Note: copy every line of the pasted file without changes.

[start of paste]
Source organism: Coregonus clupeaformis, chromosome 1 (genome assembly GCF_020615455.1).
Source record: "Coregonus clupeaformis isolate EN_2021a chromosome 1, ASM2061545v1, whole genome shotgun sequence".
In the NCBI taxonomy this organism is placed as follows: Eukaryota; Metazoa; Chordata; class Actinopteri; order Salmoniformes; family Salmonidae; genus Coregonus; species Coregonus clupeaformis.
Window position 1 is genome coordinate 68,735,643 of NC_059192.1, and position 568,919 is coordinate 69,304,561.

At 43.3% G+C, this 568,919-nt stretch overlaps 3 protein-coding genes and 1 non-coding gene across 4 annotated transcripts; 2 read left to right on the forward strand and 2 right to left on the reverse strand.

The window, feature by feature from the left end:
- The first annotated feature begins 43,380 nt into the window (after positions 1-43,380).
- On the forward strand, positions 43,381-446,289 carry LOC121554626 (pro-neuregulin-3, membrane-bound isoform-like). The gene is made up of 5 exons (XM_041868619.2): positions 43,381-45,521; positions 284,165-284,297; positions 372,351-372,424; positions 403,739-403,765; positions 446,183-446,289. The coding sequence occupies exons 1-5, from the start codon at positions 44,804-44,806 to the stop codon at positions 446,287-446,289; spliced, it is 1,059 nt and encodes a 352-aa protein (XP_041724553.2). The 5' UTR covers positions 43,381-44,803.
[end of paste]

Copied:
Source organism: Coregonus clupeaformis, chromosome 1 (genome assembly GCF_020615455.1).
Source record: "Coregonus clupeaformis isolate EN_2021a chromosome 1, ASM2061545v1, whole genome shotgun sequence".
In the NCBI taxonomy this organism is placed as follows: Eukaryota; Metazoa; Chordata; class Actinopteri; order Salmoniformes; family Salmonidae; genus Coregonus; species Coregonus clupeaformis.
Window position 1 is genome coordinate 68,735,643 of NC_059192.1, and position 568,919 is coordinate 69,304,561.

At 43.3% G+C, this 568,919-nt stretch overlaps 3 protein-coding genes and 1 non-coding gene across 4 annotated transcripts; 2 read left to right on the forward strand and 2 right to left on the reverse strand.

The window, feature by feature from the left end:
- The first annotated feature begins 43,380 nt into the window (after positions 1-43,380).
- On the forward strand, positions 43,381-446,289 carry LOC121554626 (pro-neuregulin-3, membrane-bound isoform-like). The gene is made up of 5 exons (XM_041868619.2): positions 43,381-45,521; positions 284,165-284,297; positions 372,351-372,424; positions 403,739-403,765; positions 446,183-446,289. The coding sequence occupies exons 1-5, from the start codon at positions 44,804-44,806 to the stop codon at positions 446,287-446,289; spliced, it is 1,059 nt and encodes a 352-aa protein (XP_041724553.2). The 5' UTR covers positions 43,381-44,803.